How To Prioritise Interviews In A Jobseekers Market


In a busy jobs market where opportunities are bountiful and your choices unlimited, it is of vital importance that as a candidate who is open to looking at new positions, you know precisely what it is that you’re looking for before you begin your search for a new job. You will be courted by many in a buoyant jobseekers’ market so deciding what roles are suited to you and what potential interviews you should be going for, is something that, as a candidate, you need to evaluate very clearly. Your time is precious so you cannot afford to be wasting it interviewing for jobs to which you are not suited.


Below are some useful tips to consider prior to deciding what roles you should be applying for, in addition to the thought process you should go through before deciding with whom you would like to engage.


Motivational Fit

You must ascertain very early in the process if the role is at the right level for you and therefore if the trajectory in terms of career is correct also. If you do not do this and then move into a role where you are carrying out the same duties as before there will be issues. This is because there will be no real prospects for you to move upwards within the company, meaning a bad move for you on a personal level. If your immediate supervisor is unlikely to be moving elsewhere soon, the move for you then, from a career point of view, will have been a bad one.


Think about what is important for you to gain in the next few years’ experience wise. Look into what positions would help to achieve this and put your energy into submitting the best possible CV and cover letters to these companies.


Cultural Fit

You must know the culture of the company you are interviewing with and know that this is a culture to which you are suited. Think about previous positions you have held and map out the pros and cons of the culture. What did you like/dislike and what other companies have similar cultures to this? If you move to an organisation where the environment is formal for instance, with this being an environment that you are neither comfortable with nor even like, then you don’t want to find this out when you start in the company on your first day. It is vital that you find this out from the company themselves, prior to agreeing to meet with them through asking the question or researching the company online through the likes of social media and news.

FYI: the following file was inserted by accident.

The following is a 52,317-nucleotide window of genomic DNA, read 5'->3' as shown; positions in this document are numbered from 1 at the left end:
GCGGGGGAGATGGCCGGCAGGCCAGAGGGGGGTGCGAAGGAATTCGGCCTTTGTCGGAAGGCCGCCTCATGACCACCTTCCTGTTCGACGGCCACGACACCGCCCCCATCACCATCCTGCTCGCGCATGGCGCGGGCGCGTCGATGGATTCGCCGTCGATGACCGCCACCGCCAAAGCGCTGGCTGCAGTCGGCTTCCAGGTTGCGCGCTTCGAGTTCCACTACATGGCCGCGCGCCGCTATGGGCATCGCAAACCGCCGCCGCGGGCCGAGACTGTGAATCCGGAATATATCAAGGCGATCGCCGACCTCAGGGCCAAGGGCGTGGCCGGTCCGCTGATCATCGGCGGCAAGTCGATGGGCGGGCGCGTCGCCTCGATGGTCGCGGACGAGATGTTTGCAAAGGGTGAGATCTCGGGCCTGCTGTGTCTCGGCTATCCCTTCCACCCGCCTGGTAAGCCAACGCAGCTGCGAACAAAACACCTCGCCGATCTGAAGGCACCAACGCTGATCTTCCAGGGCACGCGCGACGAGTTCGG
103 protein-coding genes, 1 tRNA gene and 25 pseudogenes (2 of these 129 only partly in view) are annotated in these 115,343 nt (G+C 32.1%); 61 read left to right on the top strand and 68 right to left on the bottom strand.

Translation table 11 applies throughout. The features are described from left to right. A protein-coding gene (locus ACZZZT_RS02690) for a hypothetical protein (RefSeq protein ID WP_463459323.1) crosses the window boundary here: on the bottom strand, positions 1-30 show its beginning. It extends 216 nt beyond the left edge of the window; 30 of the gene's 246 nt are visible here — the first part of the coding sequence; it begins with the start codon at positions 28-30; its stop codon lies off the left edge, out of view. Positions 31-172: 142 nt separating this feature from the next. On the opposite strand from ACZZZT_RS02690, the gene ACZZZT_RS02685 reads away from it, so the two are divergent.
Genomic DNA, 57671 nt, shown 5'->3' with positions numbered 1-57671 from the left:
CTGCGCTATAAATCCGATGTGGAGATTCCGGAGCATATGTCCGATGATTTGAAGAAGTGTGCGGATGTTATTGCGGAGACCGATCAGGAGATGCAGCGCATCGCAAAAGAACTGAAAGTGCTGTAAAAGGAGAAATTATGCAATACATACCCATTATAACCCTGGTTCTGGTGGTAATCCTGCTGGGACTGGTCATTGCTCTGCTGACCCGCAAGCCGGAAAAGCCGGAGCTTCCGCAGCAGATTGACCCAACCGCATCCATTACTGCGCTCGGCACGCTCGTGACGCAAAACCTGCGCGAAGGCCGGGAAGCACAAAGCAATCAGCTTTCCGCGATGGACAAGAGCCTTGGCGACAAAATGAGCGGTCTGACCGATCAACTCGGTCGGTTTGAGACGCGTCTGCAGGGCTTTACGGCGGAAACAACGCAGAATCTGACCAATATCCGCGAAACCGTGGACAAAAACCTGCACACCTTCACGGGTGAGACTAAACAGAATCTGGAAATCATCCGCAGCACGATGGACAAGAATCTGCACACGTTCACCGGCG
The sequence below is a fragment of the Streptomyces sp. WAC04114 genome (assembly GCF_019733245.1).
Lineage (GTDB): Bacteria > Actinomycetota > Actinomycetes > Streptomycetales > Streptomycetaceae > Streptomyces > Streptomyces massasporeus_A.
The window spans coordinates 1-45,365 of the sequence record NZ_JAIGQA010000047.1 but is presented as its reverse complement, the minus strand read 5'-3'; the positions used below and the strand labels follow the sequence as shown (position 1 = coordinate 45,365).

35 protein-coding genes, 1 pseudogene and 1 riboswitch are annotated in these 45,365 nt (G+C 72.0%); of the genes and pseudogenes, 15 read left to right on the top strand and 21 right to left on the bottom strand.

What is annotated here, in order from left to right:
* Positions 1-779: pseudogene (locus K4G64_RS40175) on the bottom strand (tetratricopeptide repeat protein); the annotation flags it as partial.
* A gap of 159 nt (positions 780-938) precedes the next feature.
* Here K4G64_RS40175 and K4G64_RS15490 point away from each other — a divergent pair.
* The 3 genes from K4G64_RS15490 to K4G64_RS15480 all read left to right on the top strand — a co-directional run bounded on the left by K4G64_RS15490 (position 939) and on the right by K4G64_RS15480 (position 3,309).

If you are availing of a professional recruitment company make sure to include this information when speaking with them and ask for help on doing research so that you are confident in your knowledge that this is the right company for you.


Competency Fit

Before you decide to go for an interview for a job, you must be 100% certain that you have the capabilities to be able to perform the tasks in question. Once again, your time is precious, so if you don’t have the skills required to carry out the role, please don’t waste your time by going forward for an interview for a position to which you are not suited. Also make sure that the job is on your level and not below it. Every job you move to should broaden your horizons and challenge you.


Ensure that you are provided with a comprehensive job specification for the role in question. Make sure to ask questions of either the company or the agency if any aspects of it seem ambiguous to you. It’s far better to know that you can actually do the job prior to the interview, rather than finding this out on the day of the meeting itself. Clarity regarding the nature of the role is of key importance, prior to interviewing with any company for any job.

Posted by Recruitment Consultant, Sigmar on 1 December 2017